Moon Palace, how to become an adult without becoming a fool in the process
In this coming-of-age novel published in 1989, the American writer Paul Auster offers vital tips to understand one of the least studied and even less understood enigmas in our lives: how do you move on from adolescence and establish yourself in adulthood? The protagonist manages to find the answer after an onerous journey through a series of tribulations and unlikely revelations.
Following the death of his uncle, who he’s lived with since childhood, the young Marco Stanley Fogg—named in honour of three legendary explorers—decides to explore his country’s countless streets and highways. Through a combination of timely withdrawal and a lust for freedom, and experiences of immense loneliness and palliative social immersion, he discovers the bliss and agony of exploring his own identity.
Around the time when man went to the moon, Fogg inherits piles of books, experiences poverty and hunger in the richest country in the world, works for a blind man who needs him to write his memoirs, meets his first (and perhaps his only) love, travels the desert on the parallel planes of physical and psychological reality, and ends up finding what he would have thought to be the least likely answer to life.
This is Moon Palace, how to become an adult without becoming a fool in the process.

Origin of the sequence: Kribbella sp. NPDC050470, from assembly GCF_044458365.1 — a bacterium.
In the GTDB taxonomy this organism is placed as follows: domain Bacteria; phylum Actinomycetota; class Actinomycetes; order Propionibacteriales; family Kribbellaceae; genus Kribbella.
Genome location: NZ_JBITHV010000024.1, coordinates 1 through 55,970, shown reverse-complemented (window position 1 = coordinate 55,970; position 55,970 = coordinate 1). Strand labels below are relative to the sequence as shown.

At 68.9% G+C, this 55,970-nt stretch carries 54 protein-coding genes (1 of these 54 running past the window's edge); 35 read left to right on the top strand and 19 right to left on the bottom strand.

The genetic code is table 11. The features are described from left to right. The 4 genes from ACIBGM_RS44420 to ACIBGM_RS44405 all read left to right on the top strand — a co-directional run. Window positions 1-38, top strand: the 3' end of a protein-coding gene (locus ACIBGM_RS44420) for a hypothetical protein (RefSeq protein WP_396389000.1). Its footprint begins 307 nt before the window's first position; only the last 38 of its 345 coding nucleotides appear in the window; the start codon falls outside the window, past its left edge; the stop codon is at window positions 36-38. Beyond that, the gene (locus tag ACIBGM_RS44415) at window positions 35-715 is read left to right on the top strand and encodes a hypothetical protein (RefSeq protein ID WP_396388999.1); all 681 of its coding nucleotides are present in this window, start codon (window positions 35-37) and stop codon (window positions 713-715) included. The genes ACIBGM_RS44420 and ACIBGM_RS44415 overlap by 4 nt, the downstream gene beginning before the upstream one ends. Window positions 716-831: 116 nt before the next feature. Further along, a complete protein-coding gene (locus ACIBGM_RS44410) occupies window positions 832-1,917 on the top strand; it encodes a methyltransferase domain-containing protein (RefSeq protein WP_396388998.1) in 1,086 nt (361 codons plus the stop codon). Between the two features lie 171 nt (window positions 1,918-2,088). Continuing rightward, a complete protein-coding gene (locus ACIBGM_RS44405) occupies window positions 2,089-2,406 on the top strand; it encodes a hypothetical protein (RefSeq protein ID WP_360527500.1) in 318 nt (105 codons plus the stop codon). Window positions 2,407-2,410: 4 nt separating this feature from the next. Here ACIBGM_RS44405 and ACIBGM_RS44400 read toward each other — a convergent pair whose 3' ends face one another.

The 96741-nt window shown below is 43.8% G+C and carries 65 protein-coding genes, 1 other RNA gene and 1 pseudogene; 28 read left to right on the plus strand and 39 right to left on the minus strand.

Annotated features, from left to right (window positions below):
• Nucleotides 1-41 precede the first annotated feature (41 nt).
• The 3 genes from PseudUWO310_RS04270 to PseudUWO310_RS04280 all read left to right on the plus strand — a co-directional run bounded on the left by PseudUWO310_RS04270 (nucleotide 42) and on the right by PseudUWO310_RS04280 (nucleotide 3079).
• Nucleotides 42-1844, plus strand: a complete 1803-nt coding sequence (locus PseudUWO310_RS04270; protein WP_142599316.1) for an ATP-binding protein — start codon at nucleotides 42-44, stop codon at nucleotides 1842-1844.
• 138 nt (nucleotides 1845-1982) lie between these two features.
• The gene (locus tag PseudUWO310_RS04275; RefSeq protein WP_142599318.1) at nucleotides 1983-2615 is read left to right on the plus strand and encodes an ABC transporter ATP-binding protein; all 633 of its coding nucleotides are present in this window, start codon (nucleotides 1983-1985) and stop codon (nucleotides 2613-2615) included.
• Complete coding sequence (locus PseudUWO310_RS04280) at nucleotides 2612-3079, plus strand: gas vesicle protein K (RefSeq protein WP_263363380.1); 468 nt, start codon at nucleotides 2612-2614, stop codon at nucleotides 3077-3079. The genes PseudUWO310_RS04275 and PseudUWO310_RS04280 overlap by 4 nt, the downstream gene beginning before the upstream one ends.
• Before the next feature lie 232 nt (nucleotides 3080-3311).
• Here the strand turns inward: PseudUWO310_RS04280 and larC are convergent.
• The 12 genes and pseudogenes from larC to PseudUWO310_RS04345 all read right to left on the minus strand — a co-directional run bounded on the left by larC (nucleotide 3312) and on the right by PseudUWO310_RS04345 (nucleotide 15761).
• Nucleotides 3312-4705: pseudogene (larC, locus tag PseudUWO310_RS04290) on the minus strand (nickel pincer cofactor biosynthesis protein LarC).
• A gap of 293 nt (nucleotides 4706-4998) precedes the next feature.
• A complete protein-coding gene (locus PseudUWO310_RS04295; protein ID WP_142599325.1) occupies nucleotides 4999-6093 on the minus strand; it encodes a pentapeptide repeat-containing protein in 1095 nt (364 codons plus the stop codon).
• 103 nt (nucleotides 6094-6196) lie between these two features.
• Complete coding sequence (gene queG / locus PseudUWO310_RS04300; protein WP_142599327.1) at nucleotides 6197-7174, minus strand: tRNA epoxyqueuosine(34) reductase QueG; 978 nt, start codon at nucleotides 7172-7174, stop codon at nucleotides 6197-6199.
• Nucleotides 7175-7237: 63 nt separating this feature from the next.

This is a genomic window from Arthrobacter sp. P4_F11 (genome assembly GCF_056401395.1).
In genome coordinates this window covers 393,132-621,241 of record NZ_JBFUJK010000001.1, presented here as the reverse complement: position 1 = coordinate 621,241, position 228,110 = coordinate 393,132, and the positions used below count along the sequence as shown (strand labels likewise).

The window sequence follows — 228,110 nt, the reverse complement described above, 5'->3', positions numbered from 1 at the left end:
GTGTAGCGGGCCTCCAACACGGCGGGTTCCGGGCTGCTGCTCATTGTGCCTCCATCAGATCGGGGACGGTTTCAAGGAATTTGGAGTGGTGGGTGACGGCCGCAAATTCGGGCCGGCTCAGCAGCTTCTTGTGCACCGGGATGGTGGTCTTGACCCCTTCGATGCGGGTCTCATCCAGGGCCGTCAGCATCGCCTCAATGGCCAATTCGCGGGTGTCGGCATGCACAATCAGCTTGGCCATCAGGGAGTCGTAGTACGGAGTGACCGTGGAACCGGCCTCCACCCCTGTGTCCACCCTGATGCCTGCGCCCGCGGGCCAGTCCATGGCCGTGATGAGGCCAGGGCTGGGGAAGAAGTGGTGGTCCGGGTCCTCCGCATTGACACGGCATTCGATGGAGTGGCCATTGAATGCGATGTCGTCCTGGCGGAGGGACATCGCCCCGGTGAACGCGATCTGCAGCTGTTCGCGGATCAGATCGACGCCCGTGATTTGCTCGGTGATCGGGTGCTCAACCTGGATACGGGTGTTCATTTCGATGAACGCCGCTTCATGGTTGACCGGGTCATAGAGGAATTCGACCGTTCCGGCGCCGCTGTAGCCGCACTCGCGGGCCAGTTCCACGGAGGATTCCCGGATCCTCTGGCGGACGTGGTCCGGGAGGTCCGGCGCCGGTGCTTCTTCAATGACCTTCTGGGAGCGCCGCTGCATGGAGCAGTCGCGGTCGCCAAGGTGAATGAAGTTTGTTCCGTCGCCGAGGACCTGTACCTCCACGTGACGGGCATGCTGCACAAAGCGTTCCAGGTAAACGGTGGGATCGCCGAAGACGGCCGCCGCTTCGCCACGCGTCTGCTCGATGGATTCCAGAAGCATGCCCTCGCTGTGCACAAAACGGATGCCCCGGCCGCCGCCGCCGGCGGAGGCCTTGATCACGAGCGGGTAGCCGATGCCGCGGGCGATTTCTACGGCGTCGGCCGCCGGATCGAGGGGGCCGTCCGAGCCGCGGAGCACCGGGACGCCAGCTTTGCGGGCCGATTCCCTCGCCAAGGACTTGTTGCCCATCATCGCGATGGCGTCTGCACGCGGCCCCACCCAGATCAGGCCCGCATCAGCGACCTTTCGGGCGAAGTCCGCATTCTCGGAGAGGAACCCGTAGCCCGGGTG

Paul Auster guides the reader through a frenetic labyrinth of action and reflection interwoven with brilliance and powerful magnetism to discover (in the final pages perhaps) that they were being taken in a circle that comes to a close just as they reach the last paragraph. This is a recurrent structure in the work of a novelist and screenwriter who doesn’t scrimp when it comes to drawing parallels between his own life and that of his characters. Auster creates a hall of mirrors, where he manages to lodge his ironic and somewhat fatalist perspective on life.
The work of Paul Auster has been translated into more than 30 languages. When he was a young man, he was barely a meter away from being hit by a bolt of lightning that killed one of his friends. Obsessed by the twists and turns of fate, his work revolves around the whims of chance.
“Who reads ten centuries of History and doesn’t give up after always seeing the same things happening on different dates?”
Read books: use the skeleton key that opens all the doors. Read Moon Palace, how to become an adult without becoming a fool in the proces
Since there was a world, and people lived in it and travelled around it, basically the same things have always happened, generation after generation. Since time immemorial, the measured voice of books has told us everything. Literature is the precise and infallible microscope that humans invented so they could see themselves in the mirror of their own conscience without being able to look away. The kaleidoscopic truth of literature is as hypnotic as a chasm and liberating as growing wings. Do you want to be well informed? Read books. Do you want to be able to see under the cloak that envelopes current affairs? Read books. Do you feel like a puppet moving through each day in a gullible and indifferent herd of sheep? Read books. Read Moon Palace: How to become an adult without going daft in the attempt